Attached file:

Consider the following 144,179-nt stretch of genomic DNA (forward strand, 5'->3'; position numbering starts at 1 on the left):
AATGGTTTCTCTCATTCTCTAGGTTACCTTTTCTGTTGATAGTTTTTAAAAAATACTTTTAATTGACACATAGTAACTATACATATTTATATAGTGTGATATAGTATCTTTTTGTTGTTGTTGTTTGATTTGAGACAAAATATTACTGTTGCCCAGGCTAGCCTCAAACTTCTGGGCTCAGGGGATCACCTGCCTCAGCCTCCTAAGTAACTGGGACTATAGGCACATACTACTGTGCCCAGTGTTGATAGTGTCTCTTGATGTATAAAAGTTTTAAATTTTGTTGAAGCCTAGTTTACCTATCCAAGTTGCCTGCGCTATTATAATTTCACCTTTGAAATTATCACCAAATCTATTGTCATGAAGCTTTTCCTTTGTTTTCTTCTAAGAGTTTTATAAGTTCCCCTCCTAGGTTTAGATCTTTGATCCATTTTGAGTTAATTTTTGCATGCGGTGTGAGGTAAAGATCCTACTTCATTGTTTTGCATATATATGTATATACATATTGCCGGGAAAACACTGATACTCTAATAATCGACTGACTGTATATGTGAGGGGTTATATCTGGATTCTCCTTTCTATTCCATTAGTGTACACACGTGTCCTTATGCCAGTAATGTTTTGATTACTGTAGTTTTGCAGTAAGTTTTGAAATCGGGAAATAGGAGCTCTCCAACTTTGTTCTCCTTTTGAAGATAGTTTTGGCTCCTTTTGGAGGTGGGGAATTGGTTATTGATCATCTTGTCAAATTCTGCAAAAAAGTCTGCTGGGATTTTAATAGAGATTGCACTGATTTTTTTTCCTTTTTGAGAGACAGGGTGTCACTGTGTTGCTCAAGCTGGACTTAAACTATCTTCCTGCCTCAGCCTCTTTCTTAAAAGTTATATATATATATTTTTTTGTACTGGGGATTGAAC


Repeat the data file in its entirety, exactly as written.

Consider the following 144,179-nt stretch of genomic DNA (forward strand, 5'->3'; position numbering starts at 1 on the left):
AATGGTTTCTCTCATTCTCTAGGTTACCTTTTCTGTTGATAGTTTTTAAAAAATACTTTTAATTGACACATAGTAACTATACATATTTATATAGTGTGATATAGTATCTTTTTGTTGTTGTTGTTTGATTTGAGACAAAATATTACTGTTGCCCAGGCTAGCCTCAAACTTCTGGGCTCAGGGGATCACCTGCCTCAGCCTCCTAAGTAACTGGGACTATAGGCACATACTACTGTGCCCAGTGTTGATAGTGTCTCTTGATGTATAAAAGTTTTAAATTTTGTTGAAGCCTAGTTTACCTATCCAAGTTGCCTGCGCTATTATAATTTCACCTTTGAAATTATCACCAAATCTATTGTCATGAAGCTTTTCCTTTGTTTTCTTCTAAGAGTTTTATAAGTTCCCCTCCTAGGTTTAGATCTTTGATCCATTTTGAGTTAATTTTTGCATGCGGTGTGAGGTAAAGATCCTACTTCATTGTTTTGCATATATATGTATATACATATTGCCGGGAAAACACTGATACTCTAATAATCGACTGACTGTATATGTGAGGGGTTATATCTGGATTCTCCTTTCTATTCCATTAGTGTACACACGTGTCCTTATGCCAGTAATGTTTTGATTACTGTAGTTTTGCAGTAAGTTTTGAAATCGGGAAATAGGAGCTCTCCAACTTTGTTCTCCTTTTGAAGATAGTTTTGGCTCCTTTTGGAGGTGGGGAATTGGTTATTGATCATCTTGTCAAATTCTGCAAAAAAGTCTGCTGGGATTTTAATAGAGATTGCACTGATTTTTTTTCCTTTTTGAGAGACAGGGTGTCACTGTGTTGCTCAAGCTGGACTTAAACTATCTTCCTGCCTCAGCCTCTTTCTTAAAAGTTATATATATATATTTTTTTGTACTGGGGATTGAAC